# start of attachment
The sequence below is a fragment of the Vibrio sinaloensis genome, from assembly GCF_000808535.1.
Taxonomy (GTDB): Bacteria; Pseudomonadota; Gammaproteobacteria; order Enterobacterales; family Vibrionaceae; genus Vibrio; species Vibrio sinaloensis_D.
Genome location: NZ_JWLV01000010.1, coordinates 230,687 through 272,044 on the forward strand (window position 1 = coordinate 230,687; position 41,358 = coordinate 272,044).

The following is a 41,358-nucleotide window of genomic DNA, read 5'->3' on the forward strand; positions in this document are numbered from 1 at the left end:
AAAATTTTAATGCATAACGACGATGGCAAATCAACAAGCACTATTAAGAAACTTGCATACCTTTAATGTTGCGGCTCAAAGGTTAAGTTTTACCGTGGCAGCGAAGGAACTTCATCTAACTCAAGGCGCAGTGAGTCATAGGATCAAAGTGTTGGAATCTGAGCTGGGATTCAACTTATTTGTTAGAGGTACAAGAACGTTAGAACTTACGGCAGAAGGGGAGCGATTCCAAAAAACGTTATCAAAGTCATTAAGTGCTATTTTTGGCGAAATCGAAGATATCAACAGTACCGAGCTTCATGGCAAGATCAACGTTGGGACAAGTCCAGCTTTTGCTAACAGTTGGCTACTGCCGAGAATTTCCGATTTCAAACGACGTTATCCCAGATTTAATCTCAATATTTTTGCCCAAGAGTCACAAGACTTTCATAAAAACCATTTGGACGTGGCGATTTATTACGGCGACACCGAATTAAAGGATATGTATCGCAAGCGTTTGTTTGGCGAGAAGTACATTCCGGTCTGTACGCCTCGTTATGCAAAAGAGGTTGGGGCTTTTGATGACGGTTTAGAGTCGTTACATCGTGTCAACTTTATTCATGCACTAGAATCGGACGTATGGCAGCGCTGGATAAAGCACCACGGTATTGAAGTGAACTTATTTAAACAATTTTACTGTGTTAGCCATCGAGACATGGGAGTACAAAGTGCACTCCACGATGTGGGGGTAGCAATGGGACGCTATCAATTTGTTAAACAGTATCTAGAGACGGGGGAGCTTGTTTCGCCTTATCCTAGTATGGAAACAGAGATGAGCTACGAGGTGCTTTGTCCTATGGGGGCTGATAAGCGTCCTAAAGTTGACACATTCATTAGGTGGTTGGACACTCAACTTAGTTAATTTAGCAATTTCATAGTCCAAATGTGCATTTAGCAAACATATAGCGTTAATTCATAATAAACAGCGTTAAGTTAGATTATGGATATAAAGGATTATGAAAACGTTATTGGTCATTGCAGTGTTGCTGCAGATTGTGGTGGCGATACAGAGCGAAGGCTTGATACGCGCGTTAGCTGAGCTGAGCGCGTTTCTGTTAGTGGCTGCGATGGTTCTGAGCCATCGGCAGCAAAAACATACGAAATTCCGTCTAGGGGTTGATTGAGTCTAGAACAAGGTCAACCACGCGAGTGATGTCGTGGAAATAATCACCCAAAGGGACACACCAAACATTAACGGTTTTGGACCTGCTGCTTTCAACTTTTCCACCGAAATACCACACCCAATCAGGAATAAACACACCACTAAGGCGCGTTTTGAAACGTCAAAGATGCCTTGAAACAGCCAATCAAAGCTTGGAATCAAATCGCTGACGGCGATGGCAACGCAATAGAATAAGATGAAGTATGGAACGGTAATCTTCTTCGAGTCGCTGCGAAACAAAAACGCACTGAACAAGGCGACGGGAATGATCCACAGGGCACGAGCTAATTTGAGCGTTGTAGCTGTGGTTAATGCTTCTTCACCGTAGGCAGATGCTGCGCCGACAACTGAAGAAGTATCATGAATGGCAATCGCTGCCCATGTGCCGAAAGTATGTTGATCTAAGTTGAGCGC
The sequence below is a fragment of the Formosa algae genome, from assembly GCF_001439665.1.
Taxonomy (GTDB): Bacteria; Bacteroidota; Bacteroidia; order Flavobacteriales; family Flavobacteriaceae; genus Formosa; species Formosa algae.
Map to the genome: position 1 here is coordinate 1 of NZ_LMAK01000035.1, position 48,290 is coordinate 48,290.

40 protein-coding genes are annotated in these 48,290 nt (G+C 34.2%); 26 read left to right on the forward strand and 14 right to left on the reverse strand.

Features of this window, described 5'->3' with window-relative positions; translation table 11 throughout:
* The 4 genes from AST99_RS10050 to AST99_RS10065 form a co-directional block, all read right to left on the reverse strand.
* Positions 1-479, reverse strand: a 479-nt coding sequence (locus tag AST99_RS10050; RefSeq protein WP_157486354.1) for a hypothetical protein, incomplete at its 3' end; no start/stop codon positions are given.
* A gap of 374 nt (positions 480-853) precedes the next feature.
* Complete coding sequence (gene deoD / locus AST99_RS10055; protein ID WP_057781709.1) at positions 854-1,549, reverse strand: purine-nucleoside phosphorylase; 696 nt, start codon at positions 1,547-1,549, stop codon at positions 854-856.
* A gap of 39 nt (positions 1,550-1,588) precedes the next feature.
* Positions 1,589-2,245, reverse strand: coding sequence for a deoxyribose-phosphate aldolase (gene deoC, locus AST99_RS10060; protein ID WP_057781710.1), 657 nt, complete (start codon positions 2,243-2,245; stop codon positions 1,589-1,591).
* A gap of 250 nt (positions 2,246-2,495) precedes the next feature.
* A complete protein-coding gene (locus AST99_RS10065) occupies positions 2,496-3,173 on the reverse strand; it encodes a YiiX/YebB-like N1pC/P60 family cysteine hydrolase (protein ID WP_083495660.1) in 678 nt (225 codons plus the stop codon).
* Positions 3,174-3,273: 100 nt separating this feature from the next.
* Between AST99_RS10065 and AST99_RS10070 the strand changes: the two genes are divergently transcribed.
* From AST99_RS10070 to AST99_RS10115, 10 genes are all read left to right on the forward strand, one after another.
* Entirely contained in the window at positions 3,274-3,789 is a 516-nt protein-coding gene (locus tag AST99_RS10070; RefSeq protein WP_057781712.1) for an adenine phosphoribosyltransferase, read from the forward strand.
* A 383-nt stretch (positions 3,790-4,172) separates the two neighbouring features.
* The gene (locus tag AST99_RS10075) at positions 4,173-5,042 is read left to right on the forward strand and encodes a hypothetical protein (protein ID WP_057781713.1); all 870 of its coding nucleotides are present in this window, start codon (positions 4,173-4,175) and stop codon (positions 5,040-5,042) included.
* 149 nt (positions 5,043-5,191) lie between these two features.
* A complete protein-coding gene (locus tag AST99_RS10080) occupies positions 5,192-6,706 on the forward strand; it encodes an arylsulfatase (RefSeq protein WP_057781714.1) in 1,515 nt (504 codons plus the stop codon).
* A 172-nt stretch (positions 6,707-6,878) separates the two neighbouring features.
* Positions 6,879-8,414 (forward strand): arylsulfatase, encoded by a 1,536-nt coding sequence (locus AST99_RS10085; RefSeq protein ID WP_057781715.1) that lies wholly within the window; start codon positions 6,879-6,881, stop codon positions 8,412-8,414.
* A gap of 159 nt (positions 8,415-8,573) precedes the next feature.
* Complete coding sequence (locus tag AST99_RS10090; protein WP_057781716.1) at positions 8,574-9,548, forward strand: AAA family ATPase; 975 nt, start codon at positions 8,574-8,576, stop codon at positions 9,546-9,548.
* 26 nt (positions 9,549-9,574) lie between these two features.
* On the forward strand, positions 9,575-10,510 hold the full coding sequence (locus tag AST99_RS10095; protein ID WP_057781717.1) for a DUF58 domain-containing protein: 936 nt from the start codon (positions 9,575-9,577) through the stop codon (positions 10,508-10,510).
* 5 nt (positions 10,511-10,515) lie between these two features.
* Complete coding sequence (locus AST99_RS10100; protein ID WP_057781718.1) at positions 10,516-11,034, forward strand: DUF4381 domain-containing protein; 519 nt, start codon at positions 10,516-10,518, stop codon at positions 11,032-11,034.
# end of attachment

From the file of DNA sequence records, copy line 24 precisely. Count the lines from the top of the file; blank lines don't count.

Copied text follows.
* The gene (locus tag AST99_RS10075) at positions 4,173-5,042 is read left to right on the forward strand and encodes a hypothetical protein (protein ID WP_057781713.1); all 870 of its coding nucleotides are present in this window, start codon (positions 4,173-4,175) and stop codon (positions 5,040-5,042) included.